I swallowed hard and bought a new one. It’s amazing what you can buy on Amazon. This one had a digital speed setting device, rather than the potentiometer of the first one, which should serve to make the results more repeatable. The way these things work is that they move a tray horizontally in about 1 inch circle. The speed at which a complete rotation takes place is variable between some low value and 300 or 500 RPM. The size of the circle is not variable.
I put the camera on a tripod, focused on the target, put 1 leg on the tray, and turn the shaker on. Whoops! The circle was way too big – so big, in fact that the tripod started walking around the room. I got a piece of aluminum foil and put it under the bottom of the tripod leg that was on the tray, so that it could slip. Better, but no cigar. The motion was still too great.
Then I had an idea. The shaker came with some magnetic posts that would stick to the tray. What if I put a rubber band around one of those posts, and attach the other end to the tripod leg? I could control the excursion of the tripod leg to some extent by the tartness of the rubber band. I wouldn’t have repeatability from session to session, but I would definitely have it within a session. I tried it, and it seemed to work just fine.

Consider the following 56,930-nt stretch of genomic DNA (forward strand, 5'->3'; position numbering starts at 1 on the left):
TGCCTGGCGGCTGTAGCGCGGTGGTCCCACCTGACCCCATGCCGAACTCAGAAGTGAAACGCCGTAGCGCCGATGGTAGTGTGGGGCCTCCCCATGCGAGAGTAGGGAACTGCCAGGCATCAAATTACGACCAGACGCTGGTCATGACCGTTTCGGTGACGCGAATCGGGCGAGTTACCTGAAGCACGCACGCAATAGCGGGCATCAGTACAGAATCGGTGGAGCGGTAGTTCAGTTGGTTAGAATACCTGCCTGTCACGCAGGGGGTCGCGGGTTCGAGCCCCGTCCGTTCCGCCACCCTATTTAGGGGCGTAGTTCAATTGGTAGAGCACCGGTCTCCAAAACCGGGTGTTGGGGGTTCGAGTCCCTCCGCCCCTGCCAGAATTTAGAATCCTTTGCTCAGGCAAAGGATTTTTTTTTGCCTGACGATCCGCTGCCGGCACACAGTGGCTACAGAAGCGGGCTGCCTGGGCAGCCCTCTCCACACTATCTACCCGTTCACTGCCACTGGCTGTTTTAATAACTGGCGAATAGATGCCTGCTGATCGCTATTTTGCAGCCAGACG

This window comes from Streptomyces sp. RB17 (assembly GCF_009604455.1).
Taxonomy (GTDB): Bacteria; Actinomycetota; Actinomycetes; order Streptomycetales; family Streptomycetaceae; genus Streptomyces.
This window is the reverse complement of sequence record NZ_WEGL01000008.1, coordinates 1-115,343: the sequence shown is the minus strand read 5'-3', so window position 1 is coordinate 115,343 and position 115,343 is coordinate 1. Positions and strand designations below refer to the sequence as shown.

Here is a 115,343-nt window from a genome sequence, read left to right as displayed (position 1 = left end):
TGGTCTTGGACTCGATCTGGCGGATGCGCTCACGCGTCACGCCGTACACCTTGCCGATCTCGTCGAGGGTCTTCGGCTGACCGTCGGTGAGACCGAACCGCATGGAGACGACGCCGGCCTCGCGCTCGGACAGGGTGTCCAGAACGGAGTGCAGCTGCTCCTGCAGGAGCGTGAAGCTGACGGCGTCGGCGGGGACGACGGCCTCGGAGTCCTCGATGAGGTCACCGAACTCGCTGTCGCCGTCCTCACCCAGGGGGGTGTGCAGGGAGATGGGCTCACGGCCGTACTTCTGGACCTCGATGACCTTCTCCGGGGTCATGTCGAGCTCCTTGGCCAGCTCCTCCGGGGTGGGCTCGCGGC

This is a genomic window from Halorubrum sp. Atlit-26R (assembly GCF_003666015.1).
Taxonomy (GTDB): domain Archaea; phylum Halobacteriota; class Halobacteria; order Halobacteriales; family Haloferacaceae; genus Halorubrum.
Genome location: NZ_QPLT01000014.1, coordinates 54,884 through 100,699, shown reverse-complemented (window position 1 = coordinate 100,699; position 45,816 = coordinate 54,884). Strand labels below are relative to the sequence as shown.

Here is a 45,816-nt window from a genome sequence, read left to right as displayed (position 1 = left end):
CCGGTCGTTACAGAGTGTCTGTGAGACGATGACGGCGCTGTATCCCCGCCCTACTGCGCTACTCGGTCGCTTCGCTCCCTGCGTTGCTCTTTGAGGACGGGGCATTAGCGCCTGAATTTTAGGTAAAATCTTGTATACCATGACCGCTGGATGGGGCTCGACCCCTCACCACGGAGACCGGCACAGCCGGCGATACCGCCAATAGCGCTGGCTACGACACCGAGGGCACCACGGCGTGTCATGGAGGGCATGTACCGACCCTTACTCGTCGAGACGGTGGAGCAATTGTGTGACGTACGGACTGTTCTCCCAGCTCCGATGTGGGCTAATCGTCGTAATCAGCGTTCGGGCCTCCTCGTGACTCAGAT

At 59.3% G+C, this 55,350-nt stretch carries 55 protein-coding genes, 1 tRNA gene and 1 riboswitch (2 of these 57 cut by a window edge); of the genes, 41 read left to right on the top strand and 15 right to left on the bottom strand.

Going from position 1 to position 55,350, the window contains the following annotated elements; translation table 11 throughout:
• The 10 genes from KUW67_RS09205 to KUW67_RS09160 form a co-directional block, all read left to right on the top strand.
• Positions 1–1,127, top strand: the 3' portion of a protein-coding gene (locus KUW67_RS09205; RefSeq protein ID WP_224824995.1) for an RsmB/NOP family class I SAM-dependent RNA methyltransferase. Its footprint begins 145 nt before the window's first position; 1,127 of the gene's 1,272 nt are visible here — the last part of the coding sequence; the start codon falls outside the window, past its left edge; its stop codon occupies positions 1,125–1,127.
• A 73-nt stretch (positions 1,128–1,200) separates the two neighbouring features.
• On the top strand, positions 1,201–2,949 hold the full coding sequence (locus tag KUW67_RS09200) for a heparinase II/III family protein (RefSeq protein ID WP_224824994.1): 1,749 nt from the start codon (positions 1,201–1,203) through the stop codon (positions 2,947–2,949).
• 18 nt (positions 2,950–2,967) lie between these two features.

The next question was: how fast to tell the tray to move? I started with 60 RPM, or one cycle per second. Too slow. The IBIS seemed to consider motion that slow to be the users deliberately aiming the camera at a new point, and it did very little to correct it. I turned the speed all the way up to 300 RPM, or 5 Hertz. The IBIS seemed to consider that speed the jitter of an unsteady hand, and did what appeared to be a great job of correcting it when I looked at the magnified life your display.